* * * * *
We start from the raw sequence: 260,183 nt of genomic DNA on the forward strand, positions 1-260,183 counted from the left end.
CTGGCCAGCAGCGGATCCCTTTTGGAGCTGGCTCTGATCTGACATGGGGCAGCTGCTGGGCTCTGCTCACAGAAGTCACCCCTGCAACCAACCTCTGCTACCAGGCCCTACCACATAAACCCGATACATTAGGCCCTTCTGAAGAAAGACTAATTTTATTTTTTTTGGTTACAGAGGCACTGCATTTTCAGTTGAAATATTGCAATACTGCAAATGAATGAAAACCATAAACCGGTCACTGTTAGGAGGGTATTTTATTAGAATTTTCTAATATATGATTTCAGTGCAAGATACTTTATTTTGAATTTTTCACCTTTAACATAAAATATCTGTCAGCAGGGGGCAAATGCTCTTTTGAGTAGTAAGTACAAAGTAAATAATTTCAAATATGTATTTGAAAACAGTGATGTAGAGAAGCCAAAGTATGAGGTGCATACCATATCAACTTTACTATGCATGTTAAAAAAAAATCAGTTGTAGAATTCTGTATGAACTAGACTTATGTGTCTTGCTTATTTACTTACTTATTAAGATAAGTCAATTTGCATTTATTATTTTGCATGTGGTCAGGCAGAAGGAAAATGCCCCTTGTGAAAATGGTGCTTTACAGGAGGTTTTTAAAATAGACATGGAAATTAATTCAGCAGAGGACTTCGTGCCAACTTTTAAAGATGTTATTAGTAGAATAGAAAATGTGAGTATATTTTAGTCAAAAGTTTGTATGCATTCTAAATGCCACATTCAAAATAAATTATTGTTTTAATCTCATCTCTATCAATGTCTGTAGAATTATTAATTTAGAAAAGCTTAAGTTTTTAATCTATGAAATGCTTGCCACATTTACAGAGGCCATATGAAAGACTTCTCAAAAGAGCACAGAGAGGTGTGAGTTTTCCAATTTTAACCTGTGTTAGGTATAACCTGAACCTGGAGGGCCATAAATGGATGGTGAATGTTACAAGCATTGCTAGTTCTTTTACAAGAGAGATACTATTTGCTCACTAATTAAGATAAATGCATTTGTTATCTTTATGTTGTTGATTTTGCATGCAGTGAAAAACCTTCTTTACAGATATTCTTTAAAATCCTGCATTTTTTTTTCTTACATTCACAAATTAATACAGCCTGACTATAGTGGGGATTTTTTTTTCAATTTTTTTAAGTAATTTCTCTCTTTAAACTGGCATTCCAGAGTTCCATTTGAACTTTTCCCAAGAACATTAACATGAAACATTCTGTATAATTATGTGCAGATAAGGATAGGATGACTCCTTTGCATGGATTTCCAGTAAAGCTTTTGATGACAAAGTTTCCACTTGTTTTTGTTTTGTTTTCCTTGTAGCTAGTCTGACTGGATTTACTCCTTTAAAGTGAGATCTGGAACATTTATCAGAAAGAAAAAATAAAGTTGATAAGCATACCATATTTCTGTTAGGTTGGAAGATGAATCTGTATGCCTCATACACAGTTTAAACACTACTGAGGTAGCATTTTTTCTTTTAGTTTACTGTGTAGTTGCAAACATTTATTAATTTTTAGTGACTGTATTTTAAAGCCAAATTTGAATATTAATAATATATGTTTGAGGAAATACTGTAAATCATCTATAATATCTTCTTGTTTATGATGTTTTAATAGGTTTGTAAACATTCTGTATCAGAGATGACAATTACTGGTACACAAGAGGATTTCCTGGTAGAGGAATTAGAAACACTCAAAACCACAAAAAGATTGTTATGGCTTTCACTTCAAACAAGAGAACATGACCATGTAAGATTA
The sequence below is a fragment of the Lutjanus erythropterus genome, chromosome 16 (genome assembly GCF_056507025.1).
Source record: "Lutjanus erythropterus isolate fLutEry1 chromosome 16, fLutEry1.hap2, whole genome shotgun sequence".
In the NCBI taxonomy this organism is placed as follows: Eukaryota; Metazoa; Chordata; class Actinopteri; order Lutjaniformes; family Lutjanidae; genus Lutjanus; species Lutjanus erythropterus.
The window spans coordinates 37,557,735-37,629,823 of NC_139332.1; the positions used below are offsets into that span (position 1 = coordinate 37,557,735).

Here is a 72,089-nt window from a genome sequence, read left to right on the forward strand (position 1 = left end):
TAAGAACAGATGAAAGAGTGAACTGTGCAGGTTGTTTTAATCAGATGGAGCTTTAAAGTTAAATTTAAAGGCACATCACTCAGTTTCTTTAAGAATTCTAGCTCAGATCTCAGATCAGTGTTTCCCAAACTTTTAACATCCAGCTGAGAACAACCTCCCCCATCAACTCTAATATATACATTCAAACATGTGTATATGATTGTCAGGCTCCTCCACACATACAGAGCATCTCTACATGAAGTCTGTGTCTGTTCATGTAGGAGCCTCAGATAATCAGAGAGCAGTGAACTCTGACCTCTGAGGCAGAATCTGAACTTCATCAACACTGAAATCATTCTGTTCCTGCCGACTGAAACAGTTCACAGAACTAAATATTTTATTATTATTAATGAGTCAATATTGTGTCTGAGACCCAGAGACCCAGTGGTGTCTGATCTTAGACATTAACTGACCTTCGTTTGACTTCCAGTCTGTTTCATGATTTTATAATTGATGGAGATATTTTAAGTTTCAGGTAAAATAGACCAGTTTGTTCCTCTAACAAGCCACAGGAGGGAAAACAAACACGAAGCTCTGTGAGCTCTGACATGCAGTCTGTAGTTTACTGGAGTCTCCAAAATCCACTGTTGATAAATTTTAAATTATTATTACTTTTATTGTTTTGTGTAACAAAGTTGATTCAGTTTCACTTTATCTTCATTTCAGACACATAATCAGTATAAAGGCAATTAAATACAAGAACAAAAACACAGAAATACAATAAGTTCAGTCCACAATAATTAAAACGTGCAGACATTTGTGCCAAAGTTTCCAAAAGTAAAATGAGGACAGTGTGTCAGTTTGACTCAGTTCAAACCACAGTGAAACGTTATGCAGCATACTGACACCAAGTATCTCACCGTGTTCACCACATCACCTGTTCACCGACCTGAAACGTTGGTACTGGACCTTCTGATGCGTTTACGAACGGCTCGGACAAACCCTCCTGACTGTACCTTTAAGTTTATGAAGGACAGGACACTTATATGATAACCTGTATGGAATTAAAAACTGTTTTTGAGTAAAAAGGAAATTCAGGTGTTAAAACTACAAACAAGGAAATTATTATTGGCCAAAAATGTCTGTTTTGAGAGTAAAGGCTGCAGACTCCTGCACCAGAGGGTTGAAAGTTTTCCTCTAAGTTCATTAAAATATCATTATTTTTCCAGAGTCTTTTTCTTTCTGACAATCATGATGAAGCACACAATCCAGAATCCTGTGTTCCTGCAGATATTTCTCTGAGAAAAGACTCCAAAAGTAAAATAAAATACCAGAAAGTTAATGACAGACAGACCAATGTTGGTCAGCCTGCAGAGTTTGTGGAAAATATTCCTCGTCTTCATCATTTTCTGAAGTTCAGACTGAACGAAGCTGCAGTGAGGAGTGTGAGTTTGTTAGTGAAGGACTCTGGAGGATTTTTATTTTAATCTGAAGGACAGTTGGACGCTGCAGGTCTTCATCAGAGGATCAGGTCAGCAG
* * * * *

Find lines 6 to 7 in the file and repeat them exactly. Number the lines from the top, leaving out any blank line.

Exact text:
The window spans coordinates 37,557,735-37,629,823 of NC_139332.1; the positions used below are offsets into that span (position 1 = coordinate 37,557,735).

Here is a 72,089-nt window from a genome sequence, read left to right on the forward strand (position 1 = left end):